You Don't Need to type HTTP:// or HTTPS:// in a URL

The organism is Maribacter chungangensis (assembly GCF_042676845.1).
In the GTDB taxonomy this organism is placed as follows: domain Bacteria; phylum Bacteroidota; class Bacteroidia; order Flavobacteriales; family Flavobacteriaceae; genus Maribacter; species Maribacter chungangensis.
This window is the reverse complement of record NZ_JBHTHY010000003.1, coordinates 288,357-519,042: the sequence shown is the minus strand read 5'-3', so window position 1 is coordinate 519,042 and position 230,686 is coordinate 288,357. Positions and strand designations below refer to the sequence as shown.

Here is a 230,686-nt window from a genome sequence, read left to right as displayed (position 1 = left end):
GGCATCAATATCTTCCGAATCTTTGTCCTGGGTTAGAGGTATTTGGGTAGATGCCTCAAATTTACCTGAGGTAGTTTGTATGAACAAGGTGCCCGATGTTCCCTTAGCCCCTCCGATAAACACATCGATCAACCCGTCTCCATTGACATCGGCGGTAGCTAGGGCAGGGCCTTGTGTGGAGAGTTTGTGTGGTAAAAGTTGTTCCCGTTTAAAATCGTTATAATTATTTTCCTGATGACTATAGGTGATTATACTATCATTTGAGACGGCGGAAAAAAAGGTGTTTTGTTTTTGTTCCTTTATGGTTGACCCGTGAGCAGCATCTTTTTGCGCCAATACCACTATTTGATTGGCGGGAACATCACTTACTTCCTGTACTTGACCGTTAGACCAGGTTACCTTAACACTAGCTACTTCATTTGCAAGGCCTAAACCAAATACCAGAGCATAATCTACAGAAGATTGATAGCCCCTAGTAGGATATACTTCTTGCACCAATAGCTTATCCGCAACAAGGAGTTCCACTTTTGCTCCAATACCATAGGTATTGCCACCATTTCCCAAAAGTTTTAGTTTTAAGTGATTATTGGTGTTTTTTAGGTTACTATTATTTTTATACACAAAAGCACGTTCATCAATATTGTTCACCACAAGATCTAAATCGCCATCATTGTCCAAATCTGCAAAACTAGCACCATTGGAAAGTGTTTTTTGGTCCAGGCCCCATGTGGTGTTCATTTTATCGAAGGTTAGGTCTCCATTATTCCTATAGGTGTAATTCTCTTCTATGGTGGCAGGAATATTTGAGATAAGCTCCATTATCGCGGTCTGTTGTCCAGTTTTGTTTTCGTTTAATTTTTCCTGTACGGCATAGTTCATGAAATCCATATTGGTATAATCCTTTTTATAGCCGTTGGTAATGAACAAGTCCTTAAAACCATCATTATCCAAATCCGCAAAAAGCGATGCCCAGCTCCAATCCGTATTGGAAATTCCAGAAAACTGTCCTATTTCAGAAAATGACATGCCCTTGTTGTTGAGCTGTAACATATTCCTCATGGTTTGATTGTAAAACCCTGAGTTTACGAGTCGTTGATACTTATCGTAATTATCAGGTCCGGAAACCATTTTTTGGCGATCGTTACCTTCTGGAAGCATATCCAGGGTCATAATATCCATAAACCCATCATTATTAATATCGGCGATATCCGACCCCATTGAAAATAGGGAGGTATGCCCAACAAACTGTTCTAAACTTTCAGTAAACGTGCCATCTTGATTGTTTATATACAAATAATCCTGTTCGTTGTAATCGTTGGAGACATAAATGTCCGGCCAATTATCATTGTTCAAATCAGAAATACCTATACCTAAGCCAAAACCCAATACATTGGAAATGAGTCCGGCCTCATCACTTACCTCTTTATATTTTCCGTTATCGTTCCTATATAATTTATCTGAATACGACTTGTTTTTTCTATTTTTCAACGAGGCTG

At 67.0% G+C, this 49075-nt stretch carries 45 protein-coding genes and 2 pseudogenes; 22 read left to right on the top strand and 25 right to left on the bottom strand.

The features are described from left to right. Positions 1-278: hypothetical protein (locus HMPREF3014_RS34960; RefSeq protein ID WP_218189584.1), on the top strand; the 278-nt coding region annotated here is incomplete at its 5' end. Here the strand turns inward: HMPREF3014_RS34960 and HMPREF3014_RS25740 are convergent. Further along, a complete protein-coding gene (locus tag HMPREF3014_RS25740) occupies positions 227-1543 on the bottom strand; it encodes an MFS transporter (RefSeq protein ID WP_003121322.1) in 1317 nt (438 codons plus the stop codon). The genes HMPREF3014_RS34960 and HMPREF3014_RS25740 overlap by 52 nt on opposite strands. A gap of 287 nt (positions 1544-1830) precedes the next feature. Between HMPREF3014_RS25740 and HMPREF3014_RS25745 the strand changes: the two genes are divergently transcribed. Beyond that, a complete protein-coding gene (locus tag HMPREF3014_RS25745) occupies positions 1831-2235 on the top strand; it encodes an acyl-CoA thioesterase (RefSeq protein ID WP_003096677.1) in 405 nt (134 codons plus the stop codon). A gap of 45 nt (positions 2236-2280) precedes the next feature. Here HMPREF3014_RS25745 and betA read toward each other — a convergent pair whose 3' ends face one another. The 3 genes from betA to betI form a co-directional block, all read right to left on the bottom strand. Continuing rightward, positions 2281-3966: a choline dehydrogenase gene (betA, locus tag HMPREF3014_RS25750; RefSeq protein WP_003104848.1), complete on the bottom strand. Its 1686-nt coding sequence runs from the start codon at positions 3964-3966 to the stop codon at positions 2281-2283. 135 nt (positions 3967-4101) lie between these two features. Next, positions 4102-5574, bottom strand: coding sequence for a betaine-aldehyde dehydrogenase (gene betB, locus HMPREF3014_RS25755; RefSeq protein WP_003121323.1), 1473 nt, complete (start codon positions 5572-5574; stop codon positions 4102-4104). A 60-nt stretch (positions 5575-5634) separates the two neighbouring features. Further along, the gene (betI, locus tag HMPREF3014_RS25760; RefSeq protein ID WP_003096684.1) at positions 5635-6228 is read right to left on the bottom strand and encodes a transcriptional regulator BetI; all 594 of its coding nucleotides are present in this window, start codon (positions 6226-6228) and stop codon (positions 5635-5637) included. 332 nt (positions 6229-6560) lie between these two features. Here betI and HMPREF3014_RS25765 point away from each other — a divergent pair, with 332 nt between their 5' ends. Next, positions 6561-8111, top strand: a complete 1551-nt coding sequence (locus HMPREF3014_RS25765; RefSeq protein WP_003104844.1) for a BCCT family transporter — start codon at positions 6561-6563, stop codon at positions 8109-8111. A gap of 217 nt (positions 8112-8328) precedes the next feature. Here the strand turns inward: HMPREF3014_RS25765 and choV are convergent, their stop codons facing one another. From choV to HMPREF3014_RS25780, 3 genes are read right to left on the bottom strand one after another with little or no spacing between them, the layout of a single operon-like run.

If you look in the address bar of your browser right now, you will see that the URL of this page on this website is https://alta.randomload.com/stories/https. You will find that, at the beginning of most URLs, or Uniform Resource Locators, that the phrase https:// or http:// appears. HTTP stands for Hypertext Transfer Protocol, and HTTPS stands for Hypertext Transfer Protocol Secure. These basically tell the browser and your computer how to send and receive information to and from the servers where websites are run. Every computer on the Internet uses this protocol to transmit data, which keeps things universal. In a URL, the https:// or http:// just tells your computer which one to use. There have been other transfer protocols in the past, but they are no longer used, so most browsers add in https:// automatically. If the other computer doesn't use https://, which needs a special file (or "certificate") to work, then it defaults to http://. The user of the computer does not need to type the transfer protocol any more. But people have become lazy enough to not delete the https:// or http://, which makes posters, physical documents, web pages, and other things look quite unprofessional. So next time you see the http:// or https://, just remember that you don't need to type it. It will save your time and make your typed/written materials look much better.